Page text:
In a city where a hotel grand reopening makes the front page of the newspaper and headlines the evening news, Nashville warmly welcomed back the Gaylord Opryland Hotel. The hotel officially reopened on Friday night, after devastating floods last May closed its doors for more than six months.

Colin Reed, chairman and CEO of Gaylord Entertainment, welcomed more than 1,000 meeting planners, media, and their guests at a stunning reopening ceremony in the Delta Wing's atrium, filled with messaging, music, lighting, pyrotechnics, and aerial performers. While celebrating the hotel’s resurgence, he appropriately paid tribute to the thousands of employees who evacuated guests during the floods. Many of those "stars" lost their jobs while the hotel stood empty, but 80 percent had been rehired by the time the hotel reopened. The tales of the heroic evacuation came from video interviews with frontline staff members, who recounted what it was like when they put their emergency evacuation plan into place to relocate some 1,500 guests from the 2,881-room Opryland to a local high school on May 2.

Reed acknowledged that staff, whom he called "the best workforce in the industry," as well as contractors, vendors, and financial and construction partners, for transforming the hotel in just six months. "It took an enormous toll on our community and us," he said. "The road hasn't been easy. But this is a special day for Gaylord and Nashville. I never had any doubt we were equal to this challenge. We turned that challenge into opportunity. We did a facelift with a lot of additional surgery. We are the best convention hotel in the nation."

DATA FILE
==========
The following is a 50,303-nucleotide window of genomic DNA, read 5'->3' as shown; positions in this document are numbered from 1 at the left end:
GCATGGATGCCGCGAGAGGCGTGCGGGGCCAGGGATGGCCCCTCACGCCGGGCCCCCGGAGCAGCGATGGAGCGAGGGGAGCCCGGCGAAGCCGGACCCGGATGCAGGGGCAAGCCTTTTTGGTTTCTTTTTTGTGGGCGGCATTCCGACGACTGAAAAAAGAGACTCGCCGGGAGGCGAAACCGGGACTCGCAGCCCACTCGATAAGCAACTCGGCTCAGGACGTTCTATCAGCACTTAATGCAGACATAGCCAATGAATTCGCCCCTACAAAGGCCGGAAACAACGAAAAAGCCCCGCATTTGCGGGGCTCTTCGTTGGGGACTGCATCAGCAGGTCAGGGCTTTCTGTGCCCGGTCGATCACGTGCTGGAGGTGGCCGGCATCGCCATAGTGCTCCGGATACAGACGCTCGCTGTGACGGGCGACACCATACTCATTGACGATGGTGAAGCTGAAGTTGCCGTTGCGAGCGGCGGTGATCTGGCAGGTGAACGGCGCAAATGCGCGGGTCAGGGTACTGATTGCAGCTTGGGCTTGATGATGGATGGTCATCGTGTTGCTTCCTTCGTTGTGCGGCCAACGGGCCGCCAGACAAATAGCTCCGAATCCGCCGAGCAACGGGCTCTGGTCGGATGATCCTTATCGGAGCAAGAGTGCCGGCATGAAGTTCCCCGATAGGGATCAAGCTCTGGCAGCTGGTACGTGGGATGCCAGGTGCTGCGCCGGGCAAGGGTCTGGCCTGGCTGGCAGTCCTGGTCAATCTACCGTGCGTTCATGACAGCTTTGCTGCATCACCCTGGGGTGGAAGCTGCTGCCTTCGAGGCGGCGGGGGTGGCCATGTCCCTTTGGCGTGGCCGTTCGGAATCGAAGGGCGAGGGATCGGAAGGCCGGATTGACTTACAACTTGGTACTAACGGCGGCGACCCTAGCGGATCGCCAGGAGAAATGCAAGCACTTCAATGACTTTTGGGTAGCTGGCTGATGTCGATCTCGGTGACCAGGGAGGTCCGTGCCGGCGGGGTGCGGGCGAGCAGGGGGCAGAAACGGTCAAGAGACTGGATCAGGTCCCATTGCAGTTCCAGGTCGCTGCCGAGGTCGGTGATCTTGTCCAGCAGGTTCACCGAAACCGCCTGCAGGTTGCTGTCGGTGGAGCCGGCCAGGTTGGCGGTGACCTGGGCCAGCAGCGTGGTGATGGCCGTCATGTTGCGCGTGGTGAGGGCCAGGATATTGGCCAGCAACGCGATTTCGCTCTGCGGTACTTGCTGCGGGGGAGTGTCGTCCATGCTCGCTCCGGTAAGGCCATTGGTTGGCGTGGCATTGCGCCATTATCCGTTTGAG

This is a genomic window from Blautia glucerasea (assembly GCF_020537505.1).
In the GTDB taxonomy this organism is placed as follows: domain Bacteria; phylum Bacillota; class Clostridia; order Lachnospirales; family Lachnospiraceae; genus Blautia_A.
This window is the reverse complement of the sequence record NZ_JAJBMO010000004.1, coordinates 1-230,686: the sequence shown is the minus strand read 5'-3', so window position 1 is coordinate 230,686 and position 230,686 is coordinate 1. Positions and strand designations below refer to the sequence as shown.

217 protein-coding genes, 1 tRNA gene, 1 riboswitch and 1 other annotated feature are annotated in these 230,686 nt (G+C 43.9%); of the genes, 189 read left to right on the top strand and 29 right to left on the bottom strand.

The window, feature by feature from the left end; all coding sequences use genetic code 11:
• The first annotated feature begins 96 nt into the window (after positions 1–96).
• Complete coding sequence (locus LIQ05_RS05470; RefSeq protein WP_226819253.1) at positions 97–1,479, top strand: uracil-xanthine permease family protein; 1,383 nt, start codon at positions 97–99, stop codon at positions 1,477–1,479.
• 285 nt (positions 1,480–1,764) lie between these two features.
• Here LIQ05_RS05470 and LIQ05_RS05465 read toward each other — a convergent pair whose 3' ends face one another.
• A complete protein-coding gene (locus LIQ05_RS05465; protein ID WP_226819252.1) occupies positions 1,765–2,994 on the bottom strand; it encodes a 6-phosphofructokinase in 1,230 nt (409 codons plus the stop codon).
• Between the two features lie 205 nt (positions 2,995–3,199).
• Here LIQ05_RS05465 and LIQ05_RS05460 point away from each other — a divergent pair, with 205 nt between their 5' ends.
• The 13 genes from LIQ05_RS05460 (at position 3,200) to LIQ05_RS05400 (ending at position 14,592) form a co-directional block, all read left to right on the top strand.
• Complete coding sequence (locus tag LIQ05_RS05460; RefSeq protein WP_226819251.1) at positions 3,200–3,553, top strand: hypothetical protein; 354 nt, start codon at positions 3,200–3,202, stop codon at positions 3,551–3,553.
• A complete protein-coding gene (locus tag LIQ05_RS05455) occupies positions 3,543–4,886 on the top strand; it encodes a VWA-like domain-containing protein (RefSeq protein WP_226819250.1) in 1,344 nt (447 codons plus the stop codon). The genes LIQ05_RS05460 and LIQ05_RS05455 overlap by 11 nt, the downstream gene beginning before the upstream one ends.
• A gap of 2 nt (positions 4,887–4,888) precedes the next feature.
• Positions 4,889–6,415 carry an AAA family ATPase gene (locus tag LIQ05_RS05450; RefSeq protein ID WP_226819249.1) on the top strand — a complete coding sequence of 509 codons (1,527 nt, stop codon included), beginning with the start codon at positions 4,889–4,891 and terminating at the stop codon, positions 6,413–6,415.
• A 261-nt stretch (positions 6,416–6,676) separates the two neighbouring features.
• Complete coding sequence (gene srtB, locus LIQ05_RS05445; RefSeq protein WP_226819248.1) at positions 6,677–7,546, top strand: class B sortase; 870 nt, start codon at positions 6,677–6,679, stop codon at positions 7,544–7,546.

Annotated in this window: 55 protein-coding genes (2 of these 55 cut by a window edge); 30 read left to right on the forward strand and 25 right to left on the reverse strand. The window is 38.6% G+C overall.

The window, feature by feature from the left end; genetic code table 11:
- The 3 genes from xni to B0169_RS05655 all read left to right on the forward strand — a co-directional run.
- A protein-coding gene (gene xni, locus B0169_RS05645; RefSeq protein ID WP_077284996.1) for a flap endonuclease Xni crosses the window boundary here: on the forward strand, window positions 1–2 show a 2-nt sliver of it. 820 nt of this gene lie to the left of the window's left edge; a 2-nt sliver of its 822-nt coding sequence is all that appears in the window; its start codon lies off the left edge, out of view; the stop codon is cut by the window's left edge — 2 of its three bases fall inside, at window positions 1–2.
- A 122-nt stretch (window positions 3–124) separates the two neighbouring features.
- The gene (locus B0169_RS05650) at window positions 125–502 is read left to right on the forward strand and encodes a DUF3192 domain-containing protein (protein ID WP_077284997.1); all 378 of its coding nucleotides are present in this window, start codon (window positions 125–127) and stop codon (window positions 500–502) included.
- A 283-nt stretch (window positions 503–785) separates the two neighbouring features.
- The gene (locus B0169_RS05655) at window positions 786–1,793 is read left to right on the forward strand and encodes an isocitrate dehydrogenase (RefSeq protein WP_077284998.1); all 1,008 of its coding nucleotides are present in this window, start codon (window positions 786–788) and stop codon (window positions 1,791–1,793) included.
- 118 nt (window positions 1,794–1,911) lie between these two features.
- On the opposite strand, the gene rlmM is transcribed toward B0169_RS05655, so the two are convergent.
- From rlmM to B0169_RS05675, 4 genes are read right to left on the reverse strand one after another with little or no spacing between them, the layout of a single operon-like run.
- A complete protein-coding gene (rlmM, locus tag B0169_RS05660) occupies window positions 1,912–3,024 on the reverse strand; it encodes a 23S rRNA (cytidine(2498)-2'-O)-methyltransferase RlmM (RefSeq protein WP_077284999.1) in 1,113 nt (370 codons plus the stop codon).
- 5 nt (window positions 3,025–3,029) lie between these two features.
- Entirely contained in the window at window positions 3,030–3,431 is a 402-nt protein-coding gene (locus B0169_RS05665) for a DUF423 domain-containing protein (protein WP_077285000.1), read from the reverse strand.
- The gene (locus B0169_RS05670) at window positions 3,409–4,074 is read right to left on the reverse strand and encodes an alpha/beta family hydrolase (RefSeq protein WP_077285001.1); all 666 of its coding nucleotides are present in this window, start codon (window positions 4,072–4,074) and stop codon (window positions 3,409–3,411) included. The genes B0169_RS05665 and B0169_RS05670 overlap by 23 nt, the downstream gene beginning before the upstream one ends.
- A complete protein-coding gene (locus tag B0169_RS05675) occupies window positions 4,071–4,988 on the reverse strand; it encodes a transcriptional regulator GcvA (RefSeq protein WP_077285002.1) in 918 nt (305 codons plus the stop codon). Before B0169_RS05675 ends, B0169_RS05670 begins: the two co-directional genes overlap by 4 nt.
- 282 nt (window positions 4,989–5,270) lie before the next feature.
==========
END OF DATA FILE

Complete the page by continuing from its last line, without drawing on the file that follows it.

Gaylord poured some $225 million into the renovations. The Cascades lobby, where all guests now register, has been completely redesigned, creating a more streamlined arrival and check-in experience. Even areas of the hotel not under water received makeovers: The entire Magnolia Wing (the original wing) features new furniture and contemporary finishes. The 115 lower-level Delta guest rooms, which were affected by the flood, were torn down to their studs and rebuilt. New eateries include an Italian restaurant called Ravello and a Mexican restaurant called Solario. They are connected by the chic, new Conservatory Bar, featuring an Enomatic wine dispenser that allows by-the-glass tasting options for upscale wines, as well as private dining rooms. The Ryman exhibition space was fully restored. Seventy percent of the common areas in the hotel were under water during the flood.

The celebration weekend kicked off with a traditional holiday lighting ceremony, which began Gaylord Opryland’s annual “A Country Christmas” festivities. Other opening weekend events included the introduction of this year’s ICE! exhibition, a celebrity chef session with Guy Fieri, and performances from Nashville recording artists Trace Adkins, Craig Morgan, Keith Urban, and Sheryl Crow.